I've gotten myself into a pickle and I need to know how to get out. Somehow (temporary insanity, I suppose), I allowed my husband to convince me to sign a 5-yr. lease on a new 08 Toyota Tundra. The payments are killing us, especially since I have a new car (08 Hyundai Sonata) as well. He is in denial and thinks we can keep up both payments and make a living, but I know we can't keep this up. How can we fix this without me giving up the car that I planned to buy (which is financed as a straight buy) and getting stuck with this leased nightmare I refuse to drive?
Wendy, There really isn't any good news in this situation. There are four possible ways to get out of a lease. 1- make all the payments(not usually possible), 2-voluntary repo (goes against your credit), 3- buy the lease outright and try to sell it to get your money back (risky) or 4- if you can get the dealer to pay it off and charge you the difference of the payoff and the actual value of the vehicle(this could cost thousands. #4 would also be the scenario if you trade this lease vehicle in on an purchased vehicle.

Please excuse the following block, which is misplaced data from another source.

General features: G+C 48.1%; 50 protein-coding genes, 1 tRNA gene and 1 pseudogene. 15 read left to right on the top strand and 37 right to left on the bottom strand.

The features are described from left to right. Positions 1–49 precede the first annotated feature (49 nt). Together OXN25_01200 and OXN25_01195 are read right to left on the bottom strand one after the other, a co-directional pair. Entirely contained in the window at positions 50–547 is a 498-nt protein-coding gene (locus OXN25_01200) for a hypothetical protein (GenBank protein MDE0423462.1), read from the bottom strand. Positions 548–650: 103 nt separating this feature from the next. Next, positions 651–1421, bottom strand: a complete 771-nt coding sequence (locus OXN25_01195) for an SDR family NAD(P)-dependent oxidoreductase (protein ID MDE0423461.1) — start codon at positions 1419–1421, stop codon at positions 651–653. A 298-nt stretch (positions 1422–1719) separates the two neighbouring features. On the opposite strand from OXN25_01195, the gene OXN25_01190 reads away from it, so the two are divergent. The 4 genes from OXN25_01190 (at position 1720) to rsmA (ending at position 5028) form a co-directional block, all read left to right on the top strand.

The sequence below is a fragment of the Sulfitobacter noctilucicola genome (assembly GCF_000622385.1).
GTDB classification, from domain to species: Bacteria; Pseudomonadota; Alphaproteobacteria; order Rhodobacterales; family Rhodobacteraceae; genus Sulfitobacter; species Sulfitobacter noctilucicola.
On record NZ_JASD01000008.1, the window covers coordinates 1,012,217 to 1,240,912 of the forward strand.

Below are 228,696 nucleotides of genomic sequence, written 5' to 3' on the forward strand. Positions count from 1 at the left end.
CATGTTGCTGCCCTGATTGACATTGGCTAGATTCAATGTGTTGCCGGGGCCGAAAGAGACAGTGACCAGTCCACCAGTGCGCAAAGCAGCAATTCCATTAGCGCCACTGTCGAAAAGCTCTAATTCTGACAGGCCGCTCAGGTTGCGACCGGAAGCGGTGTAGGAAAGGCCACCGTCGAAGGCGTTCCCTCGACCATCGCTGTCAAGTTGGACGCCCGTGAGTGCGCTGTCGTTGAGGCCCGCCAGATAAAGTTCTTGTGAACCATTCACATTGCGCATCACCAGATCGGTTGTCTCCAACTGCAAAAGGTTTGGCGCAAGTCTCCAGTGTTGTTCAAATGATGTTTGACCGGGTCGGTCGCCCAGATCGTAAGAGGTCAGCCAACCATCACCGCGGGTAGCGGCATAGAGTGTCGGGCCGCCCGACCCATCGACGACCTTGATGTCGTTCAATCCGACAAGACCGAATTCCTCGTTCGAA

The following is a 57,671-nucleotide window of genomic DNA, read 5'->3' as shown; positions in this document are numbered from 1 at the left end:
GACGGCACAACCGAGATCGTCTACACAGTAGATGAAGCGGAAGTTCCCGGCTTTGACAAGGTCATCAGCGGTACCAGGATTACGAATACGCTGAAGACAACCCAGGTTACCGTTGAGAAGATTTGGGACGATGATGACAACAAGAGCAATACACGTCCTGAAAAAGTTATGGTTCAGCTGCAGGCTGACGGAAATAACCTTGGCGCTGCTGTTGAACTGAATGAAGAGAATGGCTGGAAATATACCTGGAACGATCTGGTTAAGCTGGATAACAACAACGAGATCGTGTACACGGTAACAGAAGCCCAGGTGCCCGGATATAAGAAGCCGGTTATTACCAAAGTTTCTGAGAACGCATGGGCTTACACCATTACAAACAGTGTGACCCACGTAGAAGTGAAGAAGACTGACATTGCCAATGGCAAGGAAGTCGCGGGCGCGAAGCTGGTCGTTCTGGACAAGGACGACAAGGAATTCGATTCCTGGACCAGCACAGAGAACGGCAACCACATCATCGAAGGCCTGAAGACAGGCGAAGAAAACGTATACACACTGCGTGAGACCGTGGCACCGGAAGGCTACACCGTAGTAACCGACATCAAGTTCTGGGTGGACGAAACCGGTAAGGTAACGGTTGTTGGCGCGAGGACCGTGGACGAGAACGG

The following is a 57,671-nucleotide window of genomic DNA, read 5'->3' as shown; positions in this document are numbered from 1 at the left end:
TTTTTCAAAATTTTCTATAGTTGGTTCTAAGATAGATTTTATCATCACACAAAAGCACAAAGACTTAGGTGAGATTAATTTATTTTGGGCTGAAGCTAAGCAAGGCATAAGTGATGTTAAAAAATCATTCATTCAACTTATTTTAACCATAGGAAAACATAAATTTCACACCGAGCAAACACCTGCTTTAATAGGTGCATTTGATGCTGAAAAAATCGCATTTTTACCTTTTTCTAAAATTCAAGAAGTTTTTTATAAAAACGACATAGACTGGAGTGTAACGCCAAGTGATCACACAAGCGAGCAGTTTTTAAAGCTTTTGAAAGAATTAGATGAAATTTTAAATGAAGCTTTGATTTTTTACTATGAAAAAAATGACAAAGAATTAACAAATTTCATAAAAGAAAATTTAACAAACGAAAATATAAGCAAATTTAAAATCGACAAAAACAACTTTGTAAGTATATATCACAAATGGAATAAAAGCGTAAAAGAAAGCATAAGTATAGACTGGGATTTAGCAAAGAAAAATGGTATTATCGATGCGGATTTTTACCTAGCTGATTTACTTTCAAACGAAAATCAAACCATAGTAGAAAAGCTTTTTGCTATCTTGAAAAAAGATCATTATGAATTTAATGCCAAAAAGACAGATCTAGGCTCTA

〉 Answered on Apr 1st, 2008 by Shelly LoCascio, Dealer Principal at Irwin Lincoln Mercury Mazda
you are correct in that you are in a pickle. Your only recourse is to work with the bank that holds the lease to see if they would allow you to find someone to take over the lease. When you sign a lease you are in it for the long haul and it is not equitable to try to get out of it earlier. It would be more beneficial to try to sell the Hyundai and keep the leased vehicle until the lease is almost mature, then you could get another vehicle. You might want to find an older used vehicle that you could pay cash for until you get out of this two payment crunch.
Leasing is not a bad thing, it is just a full commitment for the entire term. You would have been better off in a shorter term, but that won't help you now. Payment buying sounds good at the time but it puts many people in the same situation you find yourself in.
I would like to repeat, work with your lending institution (not the dealer) to resolve this issue as equitably as you can.
〉 Answered on Apr 1st, 2008 by Jessie L Thatcher, F&I and Sales Specialist at Reynolds and Reynolds Company (Retired)